# Backpropagation¶

Now that the main rules of GPU programming have been exposed, let us recap the fundamentals of backpropagation or reverse accumulation AD, the algorithm that allows Automatic Differentiation (AD) engines to differentiate scalar-valued computer programs $$F : \mathbb{R}^n \to \mathbb{R}$$ efficiently. As we uncover the methods that are hidden behind the transparent grad() calls of modern libraries, we will hopefully allow the reader to get a clear understanding of the rules and limitations of automatic differentiation engines.

## Definitions¶

Differential. First of all, let us make our notations precise by recalling the mathematical definition of the differential of a smooth function. Let $$(X,\|\cdot\|_X)$$ and $$(Y,\|\cdot\|_Y)$$ be two normed vector spaces. A function $$F : X \to Y$$ is said to be (Fréchet) differentiable at $$x_0 \in X$$ if there exists a continuous linear operator $$\mathcal{L} : X \to Y$$ such that:

$\forall ~ \delta x \in X, \quad F(x_0 + \delta x ) = F(x_0) + \mathcal{L}(\delta x) + o(\|\delta x\|_X)$

or equivalently:

$\lim\limits_{\delta x\to\, 0} \frac{ \|F(x_0 + \delta x) - F(x_0) - \mathcal{L}(\delta x)\|_Y}{\|\delta x\|_X} = 0~.$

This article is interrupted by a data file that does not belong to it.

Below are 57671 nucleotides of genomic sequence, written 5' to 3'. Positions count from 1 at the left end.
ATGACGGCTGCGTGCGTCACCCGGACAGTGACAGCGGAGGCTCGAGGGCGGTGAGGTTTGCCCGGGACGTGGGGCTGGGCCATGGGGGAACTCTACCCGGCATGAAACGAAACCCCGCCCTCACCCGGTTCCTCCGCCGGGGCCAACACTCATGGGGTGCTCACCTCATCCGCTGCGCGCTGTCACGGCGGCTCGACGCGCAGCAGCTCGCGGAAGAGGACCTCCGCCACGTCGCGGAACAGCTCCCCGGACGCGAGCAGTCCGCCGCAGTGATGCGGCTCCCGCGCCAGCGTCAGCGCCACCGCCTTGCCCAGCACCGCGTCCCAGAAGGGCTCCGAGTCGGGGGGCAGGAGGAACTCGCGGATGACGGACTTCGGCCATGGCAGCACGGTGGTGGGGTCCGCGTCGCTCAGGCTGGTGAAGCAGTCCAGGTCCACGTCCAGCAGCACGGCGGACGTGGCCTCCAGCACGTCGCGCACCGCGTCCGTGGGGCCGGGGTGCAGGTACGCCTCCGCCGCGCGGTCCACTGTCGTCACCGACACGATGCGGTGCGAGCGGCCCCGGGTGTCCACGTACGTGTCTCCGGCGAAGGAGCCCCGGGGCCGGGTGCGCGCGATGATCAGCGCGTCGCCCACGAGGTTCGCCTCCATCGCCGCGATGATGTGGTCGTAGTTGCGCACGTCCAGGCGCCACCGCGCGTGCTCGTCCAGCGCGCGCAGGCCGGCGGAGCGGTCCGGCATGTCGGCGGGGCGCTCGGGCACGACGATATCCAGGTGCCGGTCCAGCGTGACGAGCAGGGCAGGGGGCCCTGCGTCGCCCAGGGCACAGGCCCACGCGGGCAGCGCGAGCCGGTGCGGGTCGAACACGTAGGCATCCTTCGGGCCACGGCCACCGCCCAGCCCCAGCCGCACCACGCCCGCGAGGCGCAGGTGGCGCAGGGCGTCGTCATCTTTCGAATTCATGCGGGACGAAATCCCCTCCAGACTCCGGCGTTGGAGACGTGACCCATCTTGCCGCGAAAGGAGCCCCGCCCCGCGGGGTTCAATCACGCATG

If it exists, such a linear operator $$\mathcal{L}$$ is unique. It is called the differential of $$F$$ at $$x_0$$ and is denoted by $$\mathcal{L} = \mathrm{d}_x F(x_0)$$. We use a dot symbol to denote the application of $$\mathcal{L}$$, as in

\begin{aligned} \mathcal{L}(\delta x) = \mathrm{d}_x F(x_0) \cdot \delta x.\end{aligned}

Jacobian matrix. Let us consider the spaces $$X = \mathbb{R}^n$$ and $$Y = \mathbb{R}^m$$ endowed with their usual (Euclidean) metric structures. Given a function $$F = (F^1,\dots,F^m)$$ that is differentiable at a location $$x_0$$ in $$\mathbb{R}^n$$, the matrix of the linear operator $$\mathrm{d}_x F(x_0)$$ in the canonical basis is the Jacobian matrix of partial derivatives:

$\begin{split}\begin{pmatrix} \frac{\partial F^1}{\partial x^1}(x_0) & \cdots & \frac{\partial F^1}{\partial x^n}(x_0)\\ \vdots & \frac{\partial F^i}{\partial x^j}(x_0) & \vdots \\ \frac{\partial F^m}{\partial x^1}(x_0) & \cdots & \frac{\partial F^m}{\partial x^n}(x_0)\\ \end{pmatrix}.\end{split}$